The invention also provides an electrolysis electrode comprising a compound that forms its own protective film during electrolytic production of metal. Another electrolysis electrode is provided comprising a compound that forms a magnesium aluminate spinel oxide protective film on its exterior (electrolyte-exposed) surface during electrolytic production of magnesium.
The present invention together with the above and other objects and advantages may best be understood from the following detailed description of the embodiment of the invention illustrated in the drawing, wherein:
FIG. 1 schematic diagram of a method for maintaining the dimensions of an anode during electrolytic production of metal, in accordance with features of the present invention; and
FIG. 2 is a diagram of an alternative anode containing support structures, in accordance with features of the present invention.
The invention provides for a dimensionally-stable electrode and a method to maintain a dimensionally stable electrode during electrolytic processes. A salient feature of the nonconsumable metal electrode is the formation thereon, and maintenance, of a protective layer during exposure to the harsh temperatures and chemical environments associated with metal-producing, electrolytic processes. Such a protective layer is a metal-containing compound selected from the group consisting of oxides, nitrides, borides, sulfides, and combinations thereof. Exemplary metals incorporated in the metal-containing protective layer include, but are not limited to, zirconium, thorium, titanium, tin, aluminum, yttrium, hafnium, uranium, magnesium, and cesium.
In the case of the formation of oxide-based protective layers, during electrolysis, the foundation metal in the anode is protected by a surface film comprising one or more segregating elements first diffusing through the anode and then combining with oxygen evolving at the anode surface. While at the electrolyte-film interface the protective film may dissolve into the molten electrolyte, the external metal surface of the anode is being protected at the film-metal surface via film formation.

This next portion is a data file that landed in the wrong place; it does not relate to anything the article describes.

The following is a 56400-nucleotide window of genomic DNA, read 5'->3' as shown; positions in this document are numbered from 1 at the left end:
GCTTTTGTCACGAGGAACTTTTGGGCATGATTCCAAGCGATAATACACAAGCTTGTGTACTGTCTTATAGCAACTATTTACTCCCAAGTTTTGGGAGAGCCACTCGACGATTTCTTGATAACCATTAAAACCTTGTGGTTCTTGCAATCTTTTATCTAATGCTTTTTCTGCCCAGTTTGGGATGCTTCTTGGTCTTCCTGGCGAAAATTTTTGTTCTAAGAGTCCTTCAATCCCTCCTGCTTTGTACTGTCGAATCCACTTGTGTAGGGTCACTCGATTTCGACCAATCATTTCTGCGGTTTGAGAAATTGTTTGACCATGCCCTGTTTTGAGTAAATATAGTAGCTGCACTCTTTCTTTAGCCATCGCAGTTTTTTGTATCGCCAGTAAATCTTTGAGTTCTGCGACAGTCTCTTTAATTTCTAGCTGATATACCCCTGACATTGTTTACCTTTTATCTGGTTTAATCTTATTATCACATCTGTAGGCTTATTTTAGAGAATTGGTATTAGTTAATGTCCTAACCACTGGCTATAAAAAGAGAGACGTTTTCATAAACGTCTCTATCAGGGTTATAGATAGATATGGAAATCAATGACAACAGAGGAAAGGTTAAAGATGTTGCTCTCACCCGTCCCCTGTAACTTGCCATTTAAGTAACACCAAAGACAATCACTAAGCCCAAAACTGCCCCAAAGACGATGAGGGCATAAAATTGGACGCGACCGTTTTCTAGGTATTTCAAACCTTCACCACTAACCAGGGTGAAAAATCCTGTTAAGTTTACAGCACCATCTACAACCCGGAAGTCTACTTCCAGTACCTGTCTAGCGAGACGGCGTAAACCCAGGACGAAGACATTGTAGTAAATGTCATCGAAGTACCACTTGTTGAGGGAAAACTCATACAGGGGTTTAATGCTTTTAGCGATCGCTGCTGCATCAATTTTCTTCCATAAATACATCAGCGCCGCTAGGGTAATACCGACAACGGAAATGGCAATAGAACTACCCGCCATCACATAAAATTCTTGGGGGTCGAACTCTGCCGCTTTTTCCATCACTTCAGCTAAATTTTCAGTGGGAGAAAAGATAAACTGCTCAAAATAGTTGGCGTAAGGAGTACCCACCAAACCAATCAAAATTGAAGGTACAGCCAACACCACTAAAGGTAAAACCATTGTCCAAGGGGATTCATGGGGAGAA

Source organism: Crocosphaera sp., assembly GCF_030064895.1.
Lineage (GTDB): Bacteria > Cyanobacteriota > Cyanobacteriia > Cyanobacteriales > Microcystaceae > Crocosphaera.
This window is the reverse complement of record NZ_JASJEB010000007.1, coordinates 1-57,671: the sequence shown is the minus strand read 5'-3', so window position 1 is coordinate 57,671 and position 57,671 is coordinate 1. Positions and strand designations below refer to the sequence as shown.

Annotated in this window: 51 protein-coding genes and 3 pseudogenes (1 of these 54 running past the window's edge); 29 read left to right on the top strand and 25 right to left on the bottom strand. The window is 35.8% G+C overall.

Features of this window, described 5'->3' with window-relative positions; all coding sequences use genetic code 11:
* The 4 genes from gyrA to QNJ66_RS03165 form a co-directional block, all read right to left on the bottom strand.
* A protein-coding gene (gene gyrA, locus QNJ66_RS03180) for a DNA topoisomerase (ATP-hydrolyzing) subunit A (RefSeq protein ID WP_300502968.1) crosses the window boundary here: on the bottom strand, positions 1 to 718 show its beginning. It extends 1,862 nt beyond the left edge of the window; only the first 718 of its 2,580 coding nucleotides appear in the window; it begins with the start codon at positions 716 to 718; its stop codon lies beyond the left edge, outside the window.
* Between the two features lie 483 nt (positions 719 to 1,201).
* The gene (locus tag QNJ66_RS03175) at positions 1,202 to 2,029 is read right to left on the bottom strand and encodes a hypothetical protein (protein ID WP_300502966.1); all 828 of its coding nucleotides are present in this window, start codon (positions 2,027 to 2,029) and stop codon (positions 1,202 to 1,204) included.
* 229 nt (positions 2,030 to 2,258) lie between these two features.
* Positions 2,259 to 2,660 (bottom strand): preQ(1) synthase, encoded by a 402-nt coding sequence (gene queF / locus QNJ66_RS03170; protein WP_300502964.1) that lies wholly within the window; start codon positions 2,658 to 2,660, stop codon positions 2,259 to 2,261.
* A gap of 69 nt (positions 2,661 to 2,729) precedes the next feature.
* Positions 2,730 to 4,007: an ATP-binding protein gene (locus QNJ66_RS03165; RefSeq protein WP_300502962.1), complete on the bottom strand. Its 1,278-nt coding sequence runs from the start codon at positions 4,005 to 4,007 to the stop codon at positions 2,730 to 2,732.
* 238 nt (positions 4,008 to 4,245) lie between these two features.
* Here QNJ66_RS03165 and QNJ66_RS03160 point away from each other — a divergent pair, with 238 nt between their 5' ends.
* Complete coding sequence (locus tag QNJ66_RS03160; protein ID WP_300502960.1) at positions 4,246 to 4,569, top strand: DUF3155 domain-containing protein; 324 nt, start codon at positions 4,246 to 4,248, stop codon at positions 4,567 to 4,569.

Generally, the invented anode can withstand temperatures from 460 C. to 1250 typical operating temperatures of metal-refining electrolytic processes, which include the sodium processing temperatures of 580 invented method and anode are suitable for production of a myriad of metals, including but not limited to aluminum, alkaline earth metals including magnesium, alkali metals including sodium, refractory metals including titanium, rare earth metals, and others.
An exemplary method of anode maintenance is depicted in FIG. 1 as numeral 10. Briefly, an anode 12 is immersed in molten electrolyte 14. Cationic components of the electrolyte are plated out or otherwise reduced at a cathode 16, with the now reduced components collecting at the bottom (as in the case of aluminum) or at the surface (as in the case of magnesium). Anionic components of the electrolyte are oxidized at the anode.
Protective Layer Detail